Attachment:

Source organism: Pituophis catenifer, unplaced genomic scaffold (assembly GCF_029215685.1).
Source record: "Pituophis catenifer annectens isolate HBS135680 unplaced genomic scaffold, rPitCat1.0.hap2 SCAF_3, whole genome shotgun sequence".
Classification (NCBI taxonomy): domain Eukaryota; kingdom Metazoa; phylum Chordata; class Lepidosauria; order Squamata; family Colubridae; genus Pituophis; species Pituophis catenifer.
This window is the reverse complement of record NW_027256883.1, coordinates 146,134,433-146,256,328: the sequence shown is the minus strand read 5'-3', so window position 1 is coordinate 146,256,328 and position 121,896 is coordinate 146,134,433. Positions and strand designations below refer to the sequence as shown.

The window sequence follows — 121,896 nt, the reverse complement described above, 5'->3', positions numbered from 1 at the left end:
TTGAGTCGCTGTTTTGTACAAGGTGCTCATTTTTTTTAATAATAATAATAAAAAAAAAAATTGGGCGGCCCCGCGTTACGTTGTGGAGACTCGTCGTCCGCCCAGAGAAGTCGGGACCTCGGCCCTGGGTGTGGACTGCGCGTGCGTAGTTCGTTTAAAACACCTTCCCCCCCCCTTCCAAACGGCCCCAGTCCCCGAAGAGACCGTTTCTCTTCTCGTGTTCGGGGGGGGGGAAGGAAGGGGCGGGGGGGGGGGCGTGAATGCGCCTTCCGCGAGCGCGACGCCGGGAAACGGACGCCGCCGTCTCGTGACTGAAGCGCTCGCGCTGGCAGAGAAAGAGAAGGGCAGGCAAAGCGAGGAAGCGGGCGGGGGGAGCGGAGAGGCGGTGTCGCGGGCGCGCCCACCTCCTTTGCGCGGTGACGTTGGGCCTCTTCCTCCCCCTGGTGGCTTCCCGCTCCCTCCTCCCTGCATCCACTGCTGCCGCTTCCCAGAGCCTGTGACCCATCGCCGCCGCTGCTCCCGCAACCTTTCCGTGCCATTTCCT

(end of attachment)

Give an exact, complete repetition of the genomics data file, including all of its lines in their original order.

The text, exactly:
Source organism: Pituophis catenifer, unplaced genomic scaffold (assembly GCF_029215685.1).
Source record: "Pituophis catenifer annectens isolate HBS135680 unplaced genomic scaffold, rPitCat1.0.hap2 SCAF_3, whole genome shotgun sequence".
Classification (NCBI taxonomy): domain Eukaryota; kingdom Metazoa; phylum Chordata; class Lepidosauria; order Squamata; family Colubridae; genus Pituophis; species Pituophis catenifer.
This window is the reverse complement of record NW_027256883.1, coordinates 146,134,433-146,256,328: the sequence shown is the minus strand read 5'-3', so window position 1 is coordinate 146,256,328 and position 121,896 is coordinate 146,134,433. Positions and strand designations below refer to the sequence as shown.

The window sequence follows — 121,896 nt, the reverse complement described above, 5'->3', positions numbered from 1 at the left end:
TTGAGTCGCTGTTTTGTACAAGGTGCTCATTTTTTTTAATAATAATAATAAAAAAAAAAATTGGGCGGCCCCGCGTTACGTTGTGGAGACTCGTCGTCCGCCCAGAGAAGTCGGGACCTCGGCCCTGGGTGTGGACTGCGCGTGCGTAGTTCGTTTAAAACACCTTCCCCCCCCCTTCCAAACGGCCCCAGTCCCCGAAGAGACCGTTTCTCTTCTCGTGTTCGGGGGGGGGGAAGGAAGGGGCGGGGGGGGGGGCGTGAATGCGCCTTCCGCGAGCGCGACGCCGGGAAACGGACGCCGCCGTCTCGTGACTGAAGCGCTCGCGCTGGCAGAGAAAGAGAAGGGCAGGCAAAGCGAGGAAGCGGGCGGGGGGAGCGGAGAGGCGGTGTCGCGGGCGCGCCCACCTCCTTTGCGCGGTGACGTTGGGCCTCTTCCTCCCCCTGGTGGCTTCCCGCTCCCTCCTCCCTGCATCCACTGCTGCCGCTTCCCAGAGCCTGTGACCCATCGCCGCCGCTGCTCCCGCAACCTTTCCGTGCCATTTCCT